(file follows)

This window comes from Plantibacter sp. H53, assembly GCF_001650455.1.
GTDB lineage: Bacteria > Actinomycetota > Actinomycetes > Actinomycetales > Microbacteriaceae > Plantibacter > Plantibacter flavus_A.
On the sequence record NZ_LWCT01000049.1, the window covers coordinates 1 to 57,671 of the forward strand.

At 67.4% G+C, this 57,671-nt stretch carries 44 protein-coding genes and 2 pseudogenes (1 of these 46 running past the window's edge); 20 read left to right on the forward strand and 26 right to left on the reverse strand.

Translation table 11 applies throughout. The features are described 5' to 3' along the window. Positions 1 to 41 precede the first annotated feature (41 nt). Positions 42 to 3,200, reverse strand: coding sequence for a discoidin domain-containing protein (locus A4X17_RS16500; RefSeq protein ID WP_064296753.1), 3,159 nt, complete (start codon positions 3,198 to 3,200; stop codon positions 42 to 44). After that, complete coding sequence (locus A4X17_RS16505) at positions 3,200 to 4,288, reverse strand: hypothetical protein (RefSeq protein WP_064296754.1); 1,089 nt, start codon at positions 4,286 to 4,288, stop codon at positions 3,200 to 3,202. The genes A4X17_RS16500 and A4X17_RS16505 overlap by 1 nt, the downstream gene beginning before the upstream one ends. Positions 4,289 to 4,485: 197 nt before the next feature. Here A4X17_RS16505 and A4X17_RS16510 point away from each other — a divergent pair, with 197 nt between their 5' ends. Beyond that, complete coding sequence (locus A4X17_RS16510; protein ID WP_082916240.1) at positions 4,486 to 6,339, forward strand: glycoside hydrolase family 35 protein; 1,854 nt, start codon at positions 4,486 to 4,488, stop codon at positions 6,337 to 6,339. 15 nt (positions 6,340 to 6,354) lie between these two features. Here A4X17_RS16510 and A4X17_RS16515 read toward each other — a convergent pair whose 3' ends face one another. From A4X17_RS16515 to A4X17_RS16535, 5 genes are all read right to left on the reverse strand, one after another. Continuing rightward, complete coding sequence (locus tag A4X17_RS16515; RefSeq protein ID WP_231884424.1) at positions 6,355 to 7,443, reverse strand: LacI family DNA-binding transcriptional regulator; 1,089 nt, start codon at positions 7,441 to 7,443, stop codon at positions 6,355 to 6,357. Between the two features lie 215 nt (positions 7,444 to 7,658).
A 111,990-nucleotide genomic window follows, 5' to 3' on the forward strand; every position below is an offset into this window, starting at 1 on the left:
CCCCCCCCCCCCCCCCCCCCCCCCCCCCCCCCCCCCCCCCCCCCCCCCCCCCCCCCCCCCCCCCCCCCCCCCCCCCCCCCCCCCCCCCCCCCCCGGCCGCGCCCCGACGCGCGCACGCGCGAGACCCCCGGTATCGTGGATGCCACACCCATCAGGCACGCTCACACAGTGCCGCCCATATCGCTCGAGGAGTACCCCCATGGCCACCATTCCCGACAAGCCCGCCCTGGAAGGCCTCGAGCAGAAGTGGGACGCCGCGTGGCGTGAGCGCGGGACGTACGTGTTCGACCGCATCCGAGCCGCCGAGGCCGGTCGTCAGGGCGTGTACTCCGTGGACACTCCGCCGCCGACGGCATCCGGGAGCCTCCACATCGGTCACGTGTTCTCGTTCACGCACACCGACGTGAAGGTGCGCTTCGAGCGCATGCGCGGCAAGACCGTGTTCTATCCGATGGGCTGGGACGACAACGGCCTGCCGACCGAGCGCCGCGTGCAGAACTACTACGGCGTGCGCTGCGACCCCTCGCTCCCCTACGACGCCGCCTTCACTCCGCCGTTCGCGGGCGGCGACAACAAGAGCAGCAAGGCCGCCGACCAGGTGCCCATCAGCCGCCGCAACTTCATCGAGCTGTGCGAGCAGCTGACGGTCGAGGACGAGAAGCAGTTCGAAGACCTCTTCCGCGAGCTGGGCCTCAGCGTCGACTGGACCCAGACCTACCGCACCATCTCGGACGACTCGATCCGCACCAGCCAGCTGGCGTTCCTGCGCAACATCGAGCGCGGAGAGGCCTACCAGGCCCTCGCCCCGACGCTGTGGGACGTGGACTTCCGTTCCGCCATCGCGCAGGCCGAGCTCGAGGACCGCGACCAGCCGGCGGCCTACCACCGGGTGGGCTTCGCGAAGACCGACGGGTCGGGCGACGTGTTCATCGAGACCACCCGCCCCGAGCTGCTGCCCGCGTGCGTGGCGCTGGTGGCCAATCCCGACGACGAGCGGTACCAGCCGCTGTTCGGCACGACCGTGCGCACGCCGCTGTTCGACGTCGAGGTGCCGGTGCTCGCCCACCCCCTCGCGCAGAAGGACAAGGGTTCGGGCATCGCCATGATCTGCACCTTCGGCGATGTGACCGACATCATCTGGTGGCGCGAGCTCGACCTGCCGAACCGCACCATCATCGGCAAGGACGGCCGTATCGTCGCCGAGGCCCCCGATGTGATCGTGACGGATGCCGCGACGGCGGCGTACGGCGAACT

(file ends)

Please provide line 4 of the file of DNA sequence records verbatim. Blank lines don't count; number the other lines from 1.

At 67.4% G+C, this 57,671-nt stretch carries 44 protein-coding genes and 2 pseudogenes (1 of these 46 running past the window's edge); 20 read left to right on the forward strand and 26 right to left on the reverse strand.